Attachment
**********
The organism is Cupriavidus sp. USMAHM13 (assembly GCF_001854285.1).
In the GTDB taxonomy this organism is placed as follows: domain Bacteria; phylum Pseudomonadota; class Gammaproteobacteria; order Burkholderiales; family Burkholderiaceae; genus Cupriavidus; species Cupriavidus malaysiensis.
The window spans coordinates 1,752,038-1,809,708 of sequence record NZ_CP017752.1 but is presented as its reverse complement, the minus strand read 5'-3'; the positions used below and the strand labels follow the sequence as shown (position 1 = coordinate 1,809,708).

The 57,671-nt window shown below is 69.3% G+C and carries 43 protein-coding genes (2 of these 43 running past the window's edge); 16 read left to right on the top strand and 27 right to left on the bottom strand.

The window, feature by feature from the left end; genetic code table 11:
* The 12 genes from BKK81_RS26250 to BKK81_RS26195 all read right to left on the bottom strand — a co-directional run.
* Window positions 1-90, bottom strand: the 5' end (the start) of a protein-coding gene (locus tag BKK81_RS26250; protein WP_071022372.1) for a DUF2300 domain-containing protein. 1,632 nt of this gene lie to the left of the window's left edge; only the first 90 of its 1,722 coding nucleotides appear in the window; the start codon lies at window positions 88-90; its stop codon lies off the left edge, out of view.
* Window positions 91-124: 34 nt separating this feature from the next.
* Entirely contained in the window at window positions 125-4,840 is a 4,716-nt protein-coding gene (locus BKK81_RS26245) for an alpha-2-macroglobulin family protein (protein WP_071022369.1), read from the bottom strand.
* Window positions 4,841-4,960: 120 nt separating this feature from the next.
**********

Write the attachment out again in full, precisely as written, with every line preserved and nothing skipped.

The organism is Cupriavidus sp. USMAHM13 (assembly GCF_001854285.1).
In the GTDB taxonomy this organism is placed as follows: domain Bacteria; phylum Pseudomonadota; class Gammaproteobacteria; order Burkholderiales; family Burkholderiaceae; genus Cupriavidus; species Cupriavidus malaysiensis.
The window spans coordinates 1,752,038-1,809,708 of sequence record NZ_CP017752.1 but is presented as its reverse complement, the minus strand read 5'-3'; the positions used below and the strand labels follow the sequence as shown (position 1 = coordinate 1,809,708).

The 57,671-nt window shown below is 69.3% G+C and carries 43 protein-coding genes (2 of these 43 running past the window's edge); 16 read left to right on the top strand and 27 right to left on the bottom strand.

The window, feature by feature from the left end; genetic code table 11:
* The 12 genes from BKK81_RS26250 to BKK81_RS26195 all read right to left on the bottom strand — a co-directional run.
* Window positions 1-90, bottom strand: the 5' end (the start) of a protein-coding gene (locus tag BKK81_RS26250; protein WP_071022372.1) for a DUF2300 domain-containing protein. 1,632 nt of this gene lie to the left of the window's left edge; only the first 90 of its 1,722 coding nucleotides appear in the window; the start codon lies at window positions 88-90; its stop codon lies off the left edge, out of view.
* Window positions 91-124: 34 nt separating this feature from the next.
* Entirely contained in the window at window positions 125-4,840 is a 4,716-nt protein-coding gene (locus BKK81_RS26245) for an alpha-2-macroglobulin family protein (protein WP_071022369.1), read from the bottom strand.
* Window positions 4,841-4,960: 120 nt separating this feature from the next.